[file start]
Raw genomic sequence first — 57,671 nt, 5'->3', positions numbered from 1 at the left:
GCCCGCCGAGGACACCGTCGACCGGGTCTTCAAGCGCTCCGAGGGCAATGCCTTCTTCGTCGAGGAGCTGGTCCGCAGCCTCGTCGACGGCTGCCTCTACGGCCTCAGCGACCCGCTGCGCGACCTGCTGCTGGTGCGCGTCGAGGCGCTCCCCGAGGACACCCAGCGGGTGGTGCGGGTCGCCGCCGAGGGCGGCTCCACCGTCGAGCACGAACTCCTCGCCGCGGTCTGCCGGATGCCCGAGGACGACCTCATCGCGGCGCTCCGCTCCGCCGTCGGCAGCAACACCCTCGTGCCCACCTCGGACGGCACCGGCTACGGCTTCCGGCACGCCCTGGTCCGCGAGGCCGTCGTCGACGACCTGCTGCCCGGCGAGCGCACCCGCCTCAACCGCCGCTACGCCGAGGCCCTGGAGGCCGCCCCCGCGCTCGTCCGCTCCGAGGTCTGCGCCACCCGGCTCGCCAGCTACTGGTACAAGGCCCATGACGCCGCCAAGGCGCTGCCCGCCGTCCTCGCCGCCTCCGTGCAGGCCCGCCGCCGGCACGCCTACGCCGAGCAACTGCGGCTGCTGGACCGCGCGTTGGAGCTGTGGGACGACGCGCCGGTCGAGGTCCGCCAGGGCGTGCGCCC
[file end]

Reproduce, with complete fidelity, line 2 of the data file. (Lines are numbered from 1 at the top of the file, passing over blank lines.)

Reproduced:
GCCCGCCGAGGACACCGTCGACCGGGTCTTCAAGCGCTCCGAGGGCAATGCCTTCTTCGTCGAGGAGCTGGTCCGCAGCCTCGTCGACGGCTGCCTCTACGGCCTCAGCGACCCGCTGCGCGACCTGCTGCTGGTGCGCGTCGAGGCGCTCCCCGAGGACACCCAGCGGGTGGTGCGGGTCGCCGCCGAGGGCGGCTCCACCGTCGAGCACGAACTCCTCGCCGCGGTCTGCCGGATGCCCGAGGACGACCTCATCGCGGCGCTCCGCTCCGCCGTCGGCAGCAACACCCTCGTGCCCACCTCGGACGGCACCGGCTACGGCTTCCGGCACGCCCTGGTCCGCGAGGCCGTCGTCGACGACCTGCTGCCCGGCGAGCGCACCCGCCTCAACCGCCGCTACGCCGAGGCCCTGGAGGCCGCCCCCGCGCTCGTCCGCTCCGAGGTCTGCGCCACCCGGCTCGCCAGCTACTGGTACAAGGCCCATGACGCCGCCAAGGCGCTGCCCGCCGTCCTCGCCGCCTCCGTGCAGGCCCGCCGCCGGCACGCCTACGCCGAGCAACTGCGGCTGCTGGACCGCGCGTTGGAGCTGTGGGACGACGCGCCGGTCGAGGTCCGCCAGGGCGTGCGCCC